Why was the Native Americans' technology so vastly inferior to that of the Europeans?
The Native Americans lived on the resource-rich continent of North America for 20,000 years before the coming of the Europeans, yet they were swept aside in 250 years.
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The most commonly accepted answer to this revolves around the fact that the Native American populations were relatively small and could not easily interact with one another.
In Eurasia, there was a huge population with many different civilizations. Civilizations arose because there were many plants and animals that could be domesticated. Then the various civilizations interacted with one another and shared the various kinds of technology that they discovered. No one civilization had to invent everything for itself.
In the Americas, there were few plants and animals that could be domesticated. There were also fewer people. This meant fewer civilizations that could interact with one another and share technology. Each civilization was much more "on its own."
I would like to refer you to a wonderful book titled Guns, Germs, and Steel by Jared Diamond. You can look it up on eNotes and find all sorts of information about it--and of course you can read the book itself and also watch an excellent documentary with the same title on DVD. Diamond starts off by saying that he wishes to explain why the Western World got so far ahead of the undeveloped world. He discusses the agricultural revolution which left many people free to engage in manufacturing, how this led to guns and cannons and to steel weapons and steel armor; also how the Europeans carried germs such as smallpox to which other populations had developed no defenses. I suggest that you click on the link below to go to eNotes Study Guide for Guns, Germs, and Steel as a first step.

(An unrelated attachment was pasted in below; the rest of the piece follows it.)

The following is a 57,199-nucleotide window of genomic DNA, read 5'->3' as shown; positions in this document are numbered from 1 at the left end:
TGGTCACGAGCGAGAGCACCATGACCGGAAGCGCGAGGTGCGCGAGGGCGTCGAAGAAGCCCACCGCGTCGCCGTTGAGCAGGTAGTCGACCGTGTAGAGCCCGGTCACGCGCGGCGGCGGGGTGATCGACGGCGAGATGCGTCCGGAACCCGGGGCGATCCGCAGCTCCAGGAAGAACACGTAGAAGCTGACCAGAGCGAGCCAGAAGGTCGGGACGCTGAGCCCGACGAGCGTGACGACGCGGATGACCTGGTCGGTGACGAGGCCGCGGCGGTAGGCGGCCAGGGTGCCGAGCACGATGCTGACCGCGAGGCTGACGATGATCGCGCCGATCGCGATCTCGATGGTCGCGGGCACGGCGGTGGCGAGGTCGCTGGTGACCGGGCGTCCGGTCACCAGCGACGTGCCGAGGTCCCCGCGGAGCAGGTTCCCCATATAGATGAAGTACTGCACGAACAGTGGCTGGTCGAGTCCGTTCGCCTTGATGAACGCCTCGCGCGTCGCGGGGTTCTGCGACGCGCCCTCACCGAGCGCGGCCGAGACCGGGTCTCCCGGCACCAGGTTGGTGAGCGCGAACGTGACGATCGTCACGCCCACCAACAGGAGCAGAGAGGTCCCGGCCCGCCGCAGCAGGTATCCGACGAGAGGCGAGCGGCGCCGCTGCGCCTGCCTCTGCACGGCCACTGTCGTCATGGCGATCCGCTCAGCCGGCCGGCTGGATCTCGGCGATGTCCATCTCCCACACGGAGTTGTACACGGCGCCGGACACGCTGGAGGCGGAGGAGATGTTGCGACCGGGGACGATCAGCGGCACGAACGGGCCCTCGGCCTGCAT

One possible explanation is simply that the lifestyle of the Native Americans did not require the advancements that the Europeans discovered. The saying, "Necessity is the mother of invention" has become a cliche for a reason; if the way something is being done is working for those completing the task, they have no incentive for seeking another level of technology for the task. Or, if someone does discover an alternative, others may not be particularly interested in changing, if there is not a significant (and obvious) benefit.
The level of interaction was different, so even those improvements in techology that might provide that large benefit were not easily shared and spread, so that the overall technology level might be viewed as inferior. (Consider, though, the Mayas and Incas, and their advanced medical and architectural/structural technology.)
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